|Red Cape, Roxbury, New Hampshire|
It is mid January and we finally have some snow to photograph, but with more rain predicted for the end of the week, this is a good time to celebrate the qualities of this magical crystalline substance. It is an oft repeated legend that Eskimos have hundreds of words for describing snow. It makes sense since snow is such an essential factor in their daily lives, but the disappointing truth is that they have no more descriptive words than we have in the English language. For photographers, the character of snow is every bit as essential as it is to the Eskimos and fortunately our visual lexicon for representing its infinite varieties of texture and color goes far beyond what we could hope to express in any language. Snow often begins as a blank canvas which comes to life only when it is painted by the light; its appearance varying widely depending on the angle and color of the illumination. For me the challenge of winter photography is to portray snow as more that just one half of a stark black and white composition. Here are some thoughts about how to bring forward the rich complexity of this white stuff that we are FINALLY beginning to see around us. Specifically, let's talk about brightness, color and texture.
Stay Out of the Mud
|Over Brook, Dummerston, Vt|
|Break Trail, Spofford, New Hampshire|
Painting the Snow
Unless desecrated by road grim, the color of snow is a direct reflection of the quality of the light. Depending on the time of day, the color can vary all the way from the intense blue of the sky through the spectrum to the warm glow of the fading evening light. The color may also be dominated by reflected light from other sources such as from a bright red barn or from the green tones of a cool pine forest glade. This provides wonderful creative opportunities to "paint" the snow, but care is necessary to avoid letting the colors become overpowering. Fortunately the color intensity and hue can be managed in post to avoid over saturated or clashing tones. Most notably, I often find it necessary to slightly desaturate the brash blue tones that can appear in areas of deep shadow on bright winter days. When the reflected light comes from a gray overcast sky, the selection of the appropriate white balance becomes much more an individual artistic decision. Interest can be added to a flat, steel gray image with the addition of even a subtle drift toward warm or cool tones. The important thing is to pay attention to the light and use it to fulfill your vision.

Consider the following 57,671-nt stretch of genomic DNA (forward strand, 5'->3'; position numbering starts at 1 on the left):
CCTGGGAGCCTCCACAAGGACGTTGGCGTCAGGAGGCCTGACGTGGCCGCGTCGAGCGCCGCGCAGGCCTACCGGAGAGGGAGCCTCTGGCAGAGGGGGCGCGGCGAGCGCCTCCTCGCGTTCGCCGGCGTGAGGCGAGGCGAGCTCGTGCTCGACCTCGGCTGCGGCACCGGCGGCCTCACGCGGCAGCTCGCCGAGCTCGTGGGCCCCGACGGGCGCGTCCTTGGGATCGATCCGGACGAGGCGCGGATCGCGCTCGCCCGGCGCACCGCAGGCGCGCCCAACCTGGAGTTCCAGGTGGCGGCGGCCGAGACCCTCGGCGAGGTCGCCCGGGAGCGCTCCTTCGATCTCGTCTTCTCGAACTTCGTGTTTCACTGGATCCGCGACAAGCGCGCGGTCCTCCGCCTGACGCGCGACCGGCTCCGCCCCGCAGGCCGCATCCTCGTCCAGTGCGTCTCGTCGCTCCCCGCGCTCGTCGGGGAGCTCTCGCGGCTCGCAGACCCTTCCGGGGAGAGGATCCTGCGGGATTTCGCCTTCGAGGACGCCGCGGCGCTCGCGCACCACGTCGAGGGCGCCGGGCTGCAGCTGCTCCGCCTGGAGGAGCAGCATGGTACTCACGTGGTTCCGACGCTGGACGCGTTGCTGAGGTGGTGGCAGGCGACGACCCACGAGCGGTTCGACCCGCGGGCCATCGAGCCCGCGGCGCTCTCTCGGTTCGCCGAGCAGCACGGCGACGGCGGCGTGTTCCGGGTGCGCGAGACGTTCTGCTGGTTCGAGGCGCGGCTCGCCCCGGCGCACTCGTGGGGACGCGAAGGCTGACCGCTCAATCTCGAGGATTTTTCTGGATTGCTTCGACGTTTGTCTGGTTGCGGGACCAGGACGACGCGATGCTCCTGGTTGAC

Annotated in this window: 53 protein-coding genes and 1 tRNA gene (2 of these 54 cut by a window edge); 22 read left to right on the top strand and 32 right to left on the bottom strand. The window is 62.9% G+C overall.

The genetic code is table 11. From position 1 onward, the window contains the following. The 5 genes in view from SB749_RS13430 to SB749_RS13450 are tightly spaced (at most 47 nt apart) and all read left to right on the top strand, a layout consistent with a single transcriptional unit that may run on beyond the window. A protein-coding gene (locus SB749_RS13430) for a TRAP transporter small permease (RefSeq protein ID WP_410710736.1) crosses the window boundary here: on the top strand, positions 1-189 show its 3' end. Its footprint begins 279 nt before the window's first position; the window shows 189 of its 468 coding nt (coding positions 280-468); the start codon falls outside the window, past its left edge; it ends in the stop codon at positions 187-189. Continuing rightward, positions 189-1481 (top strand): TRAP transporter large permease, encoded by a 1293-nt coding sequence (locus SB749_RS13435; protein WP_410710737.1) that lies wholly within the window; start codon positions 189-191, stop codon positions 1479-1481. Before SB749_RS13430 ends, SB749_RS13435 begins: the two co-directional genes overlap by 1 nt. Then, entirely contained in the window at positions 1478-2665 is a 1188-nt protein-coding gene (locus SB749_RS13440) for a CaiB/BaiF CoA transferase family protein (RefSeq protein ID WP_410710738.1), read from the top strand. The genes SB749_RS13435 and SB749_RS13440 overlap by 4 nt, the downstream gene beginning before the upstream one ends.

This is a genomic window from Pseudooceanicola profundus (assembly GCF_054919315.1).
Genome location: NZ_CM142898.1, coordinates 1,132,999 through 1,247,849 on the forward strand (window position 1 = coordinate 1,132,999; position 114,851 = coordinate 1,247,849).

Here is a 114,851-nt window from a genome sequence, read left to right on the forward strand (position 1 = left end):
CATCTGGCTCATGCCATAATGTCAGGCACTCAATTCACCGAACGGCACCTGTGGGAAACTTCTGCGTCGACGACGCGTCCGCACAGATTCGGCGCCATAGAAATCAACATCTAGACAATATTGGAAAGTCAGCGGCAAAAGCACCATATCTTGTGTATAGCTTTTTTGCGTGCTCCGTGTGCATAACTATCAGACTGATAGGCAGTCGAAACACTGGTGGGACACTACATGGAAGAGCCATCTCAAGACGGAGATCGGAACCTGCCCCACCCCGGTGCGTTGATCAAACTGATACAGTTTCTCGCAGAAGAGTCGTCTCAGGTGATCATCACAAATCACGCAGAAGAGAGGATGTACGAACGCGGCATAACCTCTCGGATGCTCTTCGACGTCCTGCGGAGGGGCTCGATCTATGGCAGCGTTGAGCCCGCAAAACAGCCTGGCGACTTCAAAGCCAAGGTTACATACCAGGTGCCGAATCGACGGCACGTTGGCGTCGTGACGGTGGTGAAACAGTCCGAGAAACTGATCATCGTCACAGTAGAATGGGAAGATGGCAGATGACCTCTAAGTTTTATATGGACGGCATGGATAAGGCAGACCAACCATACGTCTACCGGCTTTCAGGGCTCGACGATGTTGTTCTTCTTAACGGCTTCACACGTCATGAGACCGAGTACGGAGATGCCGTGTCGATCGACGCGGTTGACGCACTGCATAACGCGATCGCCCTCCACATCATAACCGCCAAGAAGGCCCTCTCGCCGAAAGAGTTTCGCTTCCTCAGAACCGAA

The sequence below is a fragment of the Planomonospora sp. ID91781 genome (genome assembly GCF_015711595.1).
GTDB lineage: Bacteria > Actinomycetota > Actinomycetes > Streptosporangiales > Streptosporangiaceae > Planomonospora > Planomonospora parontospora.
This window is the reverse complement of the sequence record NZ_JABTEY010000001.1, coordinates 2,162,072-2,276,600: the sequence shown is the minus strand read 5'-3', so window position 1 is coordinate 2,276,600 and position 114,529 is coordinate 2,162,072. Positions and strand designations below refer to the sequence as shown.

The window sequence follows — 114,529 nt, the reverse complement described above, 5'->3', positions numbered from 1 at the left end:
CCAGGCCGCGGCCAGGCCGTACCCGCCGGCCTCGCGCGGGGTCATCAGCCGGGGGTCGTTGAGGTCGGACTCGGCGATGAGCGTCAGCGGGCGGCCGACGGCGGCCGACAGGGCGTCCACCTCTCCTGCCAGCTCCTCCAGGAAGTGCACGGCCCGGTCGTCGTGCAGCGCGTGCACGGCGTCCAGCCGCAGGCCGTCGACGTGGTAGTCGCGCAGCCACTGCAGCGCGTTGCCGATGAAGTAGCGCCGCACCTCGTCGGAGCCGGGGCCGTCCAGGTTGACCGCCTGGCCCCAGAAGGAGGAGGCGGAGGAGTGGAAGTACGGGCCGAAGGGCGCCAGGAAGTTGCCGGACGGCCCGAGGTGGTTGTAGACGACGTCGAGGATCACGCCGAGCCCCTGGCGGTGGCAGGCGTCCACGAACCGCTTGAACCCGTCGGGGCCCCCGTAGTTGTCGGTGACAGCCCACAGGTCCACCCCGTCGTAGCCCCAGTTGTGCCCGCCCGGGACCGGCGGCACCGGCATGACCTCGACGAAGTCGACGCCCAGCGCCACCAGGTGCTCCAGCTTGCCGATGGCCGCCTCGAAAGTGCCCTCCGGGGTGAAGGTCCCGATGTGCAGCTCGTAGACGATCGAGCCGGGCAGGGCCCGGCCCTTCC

Although a dramatically effective composition can be obtained by enhancing the contrast in winter scenes, I feel that an important part of the experience is lost when the snow is rendered as a pure flat white. For me the most interesting quality of fallen snow is the subtleties of texture that can present with endless variety. The simplest way to reveal snow’s texture is to photograph when the sun is low in the sky. The effect of the warm illumination, highlighting and coloring the detail in the snow, makes this my favorite time to shoot. At other times, when the sun is high in the sky or is diffused by overcast, the snow texture can be much more difficult to appreciate.
|Split Birch, Chesterfield NH|
|Red Cape Unprocessed|
High Dynamic Range software is another tool especially suited for taming high contrast situations, and any of the currently available programs can do an effective job salvaging the highlight detail in snow. As with all HDR approaches the decision about how drastic the adjustment should be is in the realm of individual artistic expression. In general I prefer a light hand to retain a more natural appearance, but there is no "wrong" approach. The example is a tone mapped single image.
|Across Pastures, Chesterfield, New Hampshire|
|First Light Monadnock|